After loads of deliberation and options, these beautiful Teste di Moro are ours!
The past couple of weeks have been a head-spinner with our big move from Imperia, Liguria to Ragusa, Sicily. I supervised five movers, all hardworking Sicilian men speaking mostly in animated dialect, packing and loading our belongings. Then there was my car packed to the gills and a twenty-two-hour ferry journey (thankfully, all smooth seas) to Palermo. Then a 3 1/2 hour drive to our beautiful new home in Ragua.
Now, we’re unpacking and organizing. AND a top to-do item was to begin populating our home with art specific to Ragusa and its surroundings. First and foremost was choosing Teste di Moro, or Moorish Heads, to grace our entrance. The Visit Sicily website has an excellent explanation of the origins of these highly covetable works of art.
Two prevailing legends of the Teste di Moro
I can’t decide which I like better. Both are juicy stories. The first is all about jealousy and a young girl living in the Arab quarter of Palermo, who is noticed by a young Moorish man. He falls in love with her, declaring as much. All is good until he leaves to go back home and to a wife and kids he neglected to mention. Mad with jealousy, the young woman beheads her lover, makes a vase out of the severed head, and plants aromatic basil in it. (Deliciously bizarre, isn’t it?). The basil grows and flourishes. Neighbors smell the perfume of the basil and want to have a vase made similar to this.
The second story is all about the anger. In this version, the girl is Sicilian nobility. She and the young Moor embark upon a clandestine affair. But when her parents discover the secret romance they have them both cruelly beheaded, then displaying the heads as vases. I believe that this second story does a better job of explaining why these Teste di Moro always come in pairs.
Caltagirone, not far from Ragusa, is where most of these Moorish heads are crafted.
Caltagirone is known for its ceramic artistry, not just the Teste di Moro. In fact, I just had a custom bathroom sink bowl designed by an artist there. As for the Moorish heads, you can find them all over this Southeastern part of Sicily, but most are made in Caltagirone and displayed in many stores like the one we discovered here in Ragusa. These heads come in a wide variety of sizes and prices. Cheaper ones are mass-produced. Hand-painted ones like our beauties can be pricey but still are a fraction of the price you’d find if purchasing them abroad.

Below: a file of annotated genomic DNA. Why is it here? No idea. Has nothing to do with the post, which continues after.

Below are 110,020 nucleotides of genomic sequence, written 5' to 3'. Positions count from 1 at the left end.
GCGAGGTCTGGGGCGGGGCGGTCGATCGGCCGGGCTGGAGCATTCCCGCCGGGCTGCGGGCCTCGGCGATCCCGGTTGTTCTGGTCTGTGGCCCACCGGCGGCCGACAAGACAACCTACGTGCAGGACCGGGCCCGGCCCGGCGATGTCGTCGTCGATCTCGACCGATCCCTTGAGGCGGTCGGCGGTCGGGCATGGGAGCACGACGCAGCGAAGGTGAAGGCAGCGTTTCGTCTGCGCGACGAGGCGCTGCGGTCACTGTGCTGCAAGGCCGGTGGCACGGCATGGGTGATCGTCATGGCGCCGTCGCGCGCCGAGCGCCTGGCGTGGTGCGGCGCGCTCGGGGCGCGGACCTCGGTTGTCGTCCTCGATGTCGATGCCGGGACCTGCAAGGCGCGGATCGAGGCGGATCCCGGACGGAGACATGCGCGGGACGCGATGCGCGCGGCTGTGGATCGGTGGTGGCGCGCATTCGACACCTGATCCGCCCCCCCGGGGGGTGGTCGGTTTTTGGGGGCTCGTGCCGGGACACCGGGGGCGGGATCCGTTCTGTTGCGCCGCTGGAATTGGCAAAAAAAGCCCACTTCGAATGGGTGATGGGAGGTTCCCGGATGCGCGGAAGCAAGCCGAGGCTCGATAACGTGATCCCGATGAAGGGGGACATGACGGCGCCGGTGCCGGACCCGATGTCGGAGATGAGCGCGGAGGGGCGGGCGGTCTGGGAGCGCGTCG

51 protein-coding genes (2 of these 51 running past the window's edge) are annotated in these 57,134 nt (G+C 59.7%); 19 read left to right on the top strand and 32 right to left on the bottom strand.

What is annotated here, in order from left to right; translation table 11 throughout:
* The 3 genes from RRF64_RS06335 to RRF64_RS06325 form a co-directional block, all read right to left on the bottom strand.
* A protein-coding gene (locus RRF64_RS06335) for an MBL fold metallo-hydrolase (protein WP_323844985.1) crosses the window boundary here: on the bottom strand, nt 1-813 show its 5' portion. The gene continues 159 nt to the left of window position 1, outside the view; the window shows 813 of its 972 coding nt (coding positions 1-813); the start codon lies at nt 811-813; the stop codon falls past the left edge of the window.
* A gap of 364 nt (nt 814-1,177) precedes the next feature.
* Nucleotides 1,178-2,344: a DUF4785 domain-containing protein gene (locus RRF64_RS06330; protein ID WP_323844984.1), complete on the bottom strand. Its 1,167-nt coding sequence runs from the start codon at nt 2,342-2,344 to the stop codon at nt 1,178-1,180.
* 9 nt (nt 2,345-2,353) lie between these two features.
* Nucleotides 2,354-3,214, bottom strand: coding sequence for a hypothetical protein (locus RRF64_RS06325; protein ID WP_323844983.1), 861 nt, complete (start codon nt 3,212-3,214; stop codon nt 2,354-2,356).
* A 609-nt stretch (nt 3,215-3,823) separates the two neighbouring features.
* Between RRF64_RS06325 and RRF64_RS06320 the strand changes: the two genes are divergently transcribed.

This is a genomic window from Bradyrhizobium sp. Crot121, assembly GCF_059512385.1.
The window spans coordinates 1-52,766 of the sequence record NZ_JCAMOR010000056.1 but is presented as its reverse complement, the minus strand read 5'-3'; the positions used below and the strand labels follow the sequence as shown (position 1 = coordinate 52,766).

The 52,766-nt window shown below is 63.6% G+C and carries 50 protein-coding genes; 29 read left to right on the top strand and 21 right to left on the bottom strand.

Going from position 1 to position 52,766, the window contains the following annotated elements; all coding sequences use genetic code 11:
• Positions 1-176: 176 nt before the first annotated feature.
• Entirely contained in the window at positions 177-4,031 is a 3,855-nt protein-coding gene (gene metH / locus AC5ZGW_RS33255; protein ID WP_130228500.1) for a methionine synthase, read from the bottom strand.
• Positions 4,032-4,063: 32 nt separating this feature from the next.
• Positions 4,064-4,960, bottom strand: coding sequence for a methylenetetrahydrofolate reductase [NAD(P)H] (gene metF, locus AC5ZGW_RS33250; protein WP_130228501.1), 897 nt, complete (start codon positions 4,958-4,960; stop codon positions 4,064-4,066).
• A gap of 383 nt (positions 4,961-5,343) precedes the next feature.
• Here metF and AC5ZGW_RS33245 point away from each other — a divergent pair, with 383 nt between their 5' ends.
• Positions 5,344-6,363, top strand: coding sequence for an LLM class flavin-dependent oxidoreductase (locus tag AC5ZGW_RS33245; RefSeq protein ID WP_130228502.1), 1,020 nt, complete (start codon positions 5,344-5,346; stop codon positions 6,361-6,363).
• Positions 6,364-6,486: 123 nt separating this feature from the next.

Elevated to luxury status by Dolce & Gabbana
While the Teste di Moro have always been popular, it was when Dolce & Gabbana (both from Sicily) began featuring their customized versions that they gained attention worldwide.
“The beauty and uniqueness of Teste di Moro have caught the attention of Dolce & Gabbana, the famous Italian fashion brand. In their collections, Dolce & Gabbana have reinterpreted these thousand-year-old works, celebrating Sicilian culture and its artistic heritage, thus becoming a symbol of style and a tribute to the rich history of this land.” — testedimoro.com
And we couldn’t be happier about choosing to make this city our home. Ragusa is one of eight late Baroque towns in southeastern Sicily. Tourists, especially from North Europe, are flocking here to experience Ragusa’s extraordinary beauty. While this post focuses on the Teste di Moro, I’m just cracking the surface discovering what this part of Sicily has to offer. So, stay tuned for MUCH more!